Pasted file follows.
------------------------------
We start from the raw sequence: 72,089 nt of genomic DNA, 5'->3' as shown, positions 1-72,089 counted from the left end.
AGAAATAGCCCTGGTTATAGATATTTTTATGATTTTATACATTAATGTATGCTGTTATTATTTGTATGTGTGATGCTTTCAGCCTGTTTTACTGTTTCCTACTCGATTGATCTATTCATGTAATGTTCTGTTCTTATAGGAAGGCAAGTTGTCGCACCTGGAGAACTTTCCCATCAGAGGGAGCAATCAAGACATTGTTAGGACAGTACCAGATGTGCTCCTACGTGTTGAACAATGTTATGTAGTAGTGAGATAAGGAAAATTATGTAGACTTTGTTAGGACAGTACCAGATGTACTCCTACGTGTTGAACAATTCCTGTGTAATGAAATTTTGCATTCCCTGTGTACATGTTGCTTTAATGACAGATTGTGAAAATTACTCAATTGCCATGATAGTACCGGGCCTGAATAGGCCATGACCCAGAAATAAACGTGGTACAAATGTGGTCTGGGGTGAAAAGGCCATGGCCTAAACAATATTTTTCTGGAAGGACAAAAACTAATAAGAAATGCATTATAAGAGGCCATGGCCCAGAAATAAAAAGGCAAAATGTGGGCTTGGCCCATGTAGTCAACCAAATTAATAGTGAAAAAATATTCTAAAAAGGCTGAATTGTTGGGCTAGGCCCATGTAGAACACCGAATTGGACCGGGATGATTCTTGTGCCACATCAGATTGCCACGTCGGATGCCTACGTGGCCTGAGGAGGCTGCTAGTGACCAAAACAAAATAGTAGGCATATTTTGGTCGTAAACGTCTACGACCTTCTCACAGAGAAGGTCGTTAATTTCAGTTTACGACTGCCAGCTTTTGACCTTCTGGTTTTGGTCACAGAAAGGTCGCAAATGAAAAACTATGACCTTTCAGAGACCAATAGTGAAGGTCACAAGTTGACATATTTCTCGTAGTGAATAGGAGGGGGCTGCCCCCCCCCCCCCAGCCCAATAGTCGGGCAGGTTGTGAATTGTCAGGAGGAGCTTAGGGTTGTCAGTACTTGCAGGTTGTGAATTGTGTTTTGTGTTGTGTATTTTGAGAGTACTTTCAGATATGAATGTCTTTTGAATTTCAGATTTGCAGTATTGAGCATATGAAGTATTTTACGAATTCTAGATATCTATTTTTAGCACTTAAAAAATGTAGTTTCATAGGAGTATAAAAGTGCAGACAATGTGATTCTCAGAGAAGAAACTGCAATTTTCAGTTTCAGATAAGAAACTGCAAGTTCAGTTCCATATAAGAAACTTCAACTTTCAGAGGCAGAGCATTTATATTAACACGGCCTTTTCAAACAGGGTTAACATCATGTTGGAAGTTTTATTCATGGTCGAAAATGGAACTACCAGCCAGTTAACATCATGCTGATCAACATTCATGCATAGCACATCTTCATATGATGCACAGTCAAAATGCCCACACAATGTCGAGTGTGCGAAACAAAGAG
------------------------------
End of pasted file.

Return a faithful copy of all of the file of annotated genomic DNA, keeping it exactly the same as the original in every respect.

We start from the raw sequence: 72,089 nt of genomic DNA, 5'->3' as shown, positions 1-72,089 counted from the left end.
AGAAATAGCCCTGGTTATAGATATTTTTATGATTTTATACATTAATGTATGCTGTTATTATTTGTATGTGTGATGCTTTCAGCCTGTTTTACTGTTTCCTACTCGATTGATCTATTCATGTAATGTTCTGTTCTTATAGGAAGGCAAGTTGTCGCACCTGGAGAACTTTCCCATCAGAGGGAGCAATCAAGACATTGTTAGGACAGTACCAGATGTGCTCCTACGTGTTGAACAATGTTATGTAGTAGTGAGATAAGGAAAATTATGTAGACTTTGTTAGGACAGTACCAGATGTACTCCTACGTGTTGAACAATTCCTGTGTAATGAAATTTTGCATTCCCTGTGTACATGTTGCTTTAATGACAGATTGTGAAAATTACTCAATTGCCATGATAGTACCGGGCCTGAATAGGCCATGACCCAGAAATAAACGTGGTACAAATGTGGTCTGGGGTGAAAAGGCCATGGCCTAAACAATATTTTTCTGGAAGGACAAAAACTAATAAGAAATGCATTATAAGAGGCCATGGCCCAGAAATAAAAAGGCAAAATGTGGGCTTGGCCCATGTAGTCAACCAAATTAATAGTGAAAAAATATTCTAAAAAGGCTGAATTGTTGGGCTAGGCCCATGTAGAACACCGAATTGGACCGGGATGATTCTTGTGCCACATCAGATTGCCACGTCGGATGCCTACGTGGCCTGAGGAGGCTGCTAGTGACCAAAACAAAATAGTAGGCATATTTTGGTCGTAAACGTCTACGACCTTCTCACAGAGAAGGTCGTTAATTTCAGTTTACGACTGCCAGCTTTTGACCTTCTGGTTTTGGTCACAGAAAGGTCGCAAATGAAAAACTATGACCTTTCAGAGACCAATAGTGAAGGTCACAAGTTGACATATTTCTCGTAGTGAATAGGAGGGGGCTGCCCCCCCCCCCCCAGCCCAATAGTCGGGCAGGTTGTGAATTGTCAGGAGGAGCTTAGGGTTGTCAGTACTTGCAGGTTGTGAATTGTGTTTTGTGTTGTGTATTTTGAGAGTACTTTCAGATATGAATGTCTTTTGAATTTCAGATTTGCAGTATTGAGCATATGAAGTATTTTACGAATTCTAGATATCTATTTTTAGCACTTAAAAAATGTAGTTTCATAGGAGTATAAAAGTGCAGACAATGTGATTCTCAGAGAAGAAACTGCAATTTTCAGTTTCAGATAAGAAACTGCAAGTTCAGTTCCATATAAGAAACTTCAACTTTCAGAGGCAGAGCATTTATATTAACACGGCCTTTTCAAACAGGGTTAACATCATGTTGGAAGTTTTATTCATGGTCGAAAATGGAACTACCAGCCAGTTAACATCATGCTGATCAACATTCATGCATAGCACATCTTCATATGATGCACAGTCAAAATGCCCACACAATGTCGAGTGTGCGAAACAAAGAG